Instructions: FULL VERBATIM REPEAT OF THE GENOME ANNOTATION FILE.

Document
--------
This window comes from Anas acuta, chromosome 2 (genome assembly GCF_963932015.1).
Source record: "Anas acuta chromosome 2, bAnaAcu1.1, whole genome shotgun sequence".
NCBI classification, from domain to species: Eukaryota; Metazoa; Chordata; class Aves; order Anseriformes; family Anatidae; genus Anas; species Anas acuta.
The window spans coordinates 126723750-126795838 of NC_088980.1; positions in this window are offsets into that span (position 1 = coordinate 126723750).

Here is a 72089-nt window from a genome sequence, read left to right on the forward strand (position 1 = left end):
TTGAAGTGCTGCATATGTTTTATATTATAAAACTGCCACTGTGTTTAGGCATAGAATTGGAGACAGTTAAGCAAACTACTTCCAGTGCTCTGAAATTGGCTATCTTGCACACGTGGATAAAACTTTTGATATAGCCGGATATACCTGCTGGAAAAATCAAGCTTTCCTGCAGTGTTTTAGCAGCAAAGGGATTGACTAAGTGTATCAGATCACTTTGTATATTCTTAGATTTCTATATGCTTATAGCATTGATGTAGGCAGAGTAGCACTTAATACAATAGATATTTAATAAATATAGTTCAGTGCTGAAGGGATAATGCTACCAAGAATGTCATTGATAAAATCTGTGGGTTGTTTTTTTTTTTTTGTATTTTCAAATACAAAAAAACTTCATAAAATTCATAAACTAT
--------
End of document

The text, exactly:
This window comes from Anas acuta, chromosome 2 (genome assembly GCF_963932015.1).
Source record: "Anas acuta chromosome 2, bAnaAcu1.1, whole genome shotgun sequence".
NCBI classification, from domain to species: Eukaryota; Metazoa; Chordata; class Aves; order Anseriformes; family Anatidae; genus Anas; species Anas acuta.
The window spans coordinates 126723750-126795838 of NC_088980.1; positions in this window are offsets into that span (position 1 = coordinate 126723750).

Here is a 72089-nt window from a genome sequence, read left to right on the forward strand (position 1 = left end):
TTGAAGTGCTGCATATGTTTTATATTATAAAACTGCCACTGTGTTTAGGCATAGAATTGGAGACAGTTAAGCAAACTACTTCCAGTGCTCTGAAATTGGCTATCTTGCACACGTGGATAAAACTTTTGATATAGCCGGATATACCTGCTGGAAAAATCAAGCTTTCCTGCAGTGTTTTAGCAGCAAAGGGATTGACTAAGTGTATCAGATCACTTTGTATATTCTTAGATTTCTATATGCTTATAGCATTGATGTAGGCAGAGTAGCACTTAATACAATAGATATTTAATAAATATAGTTCAGTGCTGAAGGGATAATGCTACCAAGAATGTCATTGATAAAATCTGTGGGTTGTTTTTTTTTTTTTGTATTTTCAAATACAAAAAAACTTCATAAAATTCATAAACTAT